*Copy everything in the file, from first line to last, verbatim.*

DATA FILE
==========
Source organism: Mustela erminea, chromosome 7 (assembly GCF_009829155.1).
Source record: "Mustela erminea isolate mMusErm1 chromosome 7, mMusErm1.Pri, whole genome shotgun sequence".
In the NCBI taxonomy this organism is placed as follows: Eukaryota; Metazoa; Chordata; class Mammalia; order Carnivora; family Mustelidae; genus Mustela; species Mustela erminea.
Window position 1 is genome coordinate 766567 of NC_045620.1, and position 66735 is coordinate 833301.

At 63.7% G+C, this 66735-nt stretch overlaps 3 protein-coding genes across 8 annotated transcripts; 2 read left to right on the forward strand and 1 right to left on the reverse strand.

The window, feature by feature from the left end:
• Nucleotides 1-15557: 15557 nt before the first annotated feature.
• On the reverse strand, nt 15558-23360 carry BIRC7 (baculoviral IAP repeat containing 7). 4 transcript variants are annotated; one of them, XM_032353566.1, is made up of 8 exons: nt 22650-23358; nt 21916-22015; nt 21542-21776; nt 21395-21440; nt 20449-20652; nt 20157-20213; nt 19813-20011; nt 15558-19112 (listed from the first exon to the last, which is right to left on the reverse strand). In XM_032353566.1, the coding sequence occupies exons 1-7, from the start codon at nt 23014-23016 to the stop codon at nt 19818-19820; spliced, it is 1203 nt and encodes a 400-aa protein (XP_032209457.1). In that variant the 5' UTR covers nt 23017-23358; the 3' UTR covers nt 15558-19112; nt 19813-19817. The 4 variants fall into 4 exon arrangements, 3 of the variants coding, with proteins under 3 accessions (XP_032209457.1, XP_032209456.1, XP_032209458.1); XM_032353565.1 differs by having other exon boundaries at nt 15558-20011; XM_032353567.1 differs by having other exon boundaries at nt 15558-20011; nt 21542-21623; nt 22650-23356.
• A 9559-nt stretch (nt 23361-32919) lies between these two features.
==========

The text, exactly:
Source organism: Mustela erminea, chromosome 7 (assembly GCF_009829155.1).
Source record: "Mustela erminea isolate mMusErm1 chromosome 7, mMusErm1.Pri, whole genome shotgun sequence".
In the NCBI taxonomy this organism is placed as follows: Eukaryota; Metazoa; Chordata; class Mammalia; order Carnivora; family Mustelidae; genus Mustela; species Mustela erminea.
Window position 1 is genome coordinate 766567 of NC_045620.1, and position 66735 is coordinate 833301.

At 63.7% G+C, this 66735-nt stretch overlaps 3 protein-coding genes across 8 annotated transcripts; 2 read left to right on the forward strand and 1 right to left on the reverse strand.

The window, feature by feature from the left end:
• Nucleotides 1-15557: 15557 nt before the first annotated feature.
• On the reverse strand, nt 15558-23360 carry BIRC7 (baculoviral IAP repeat containing 7). 4 transcript variants are annotated; one of them, XM_032353566.1, is made up of 8 exons: nt 22650-23358; nt 21916-22015; nt 21542-21776; nt 21395-21440; nt 20449-20652; nt 20157-20213; nt 19813-20011; nt 15558-19112 (listed from the first exon to the last, which is right to left on the reverse strand). In XM_032353566.1, the coding sequence occupies exons 1-7, from the start codon at nt 23014-23016 to the stop codon at nt 19818-19820; spliced, it is 1203 nt and encodes a 400-aa protein (XP_032209457.1). In that variant the 5' UTR covers nt 23017-23358; the 3' UTR covers nt 15558-19112; nt 19813-19817. The 4 variants fall into 4 exon arrangements, 3 of the variants coding, with proteins under 3 accessions (XP_032209457.1, XP_032209456.1, XP_032209458.1); XM_032353565.1 differs by having other exon boundaries at nt 15558-20011; XM_032353567.1 differs by having other exon boundaries at nt 15558-20011; nt 21542-21623; nt 22650-23356.
• A 9559-nt stretch (nt 23361-32919) lies between these two features.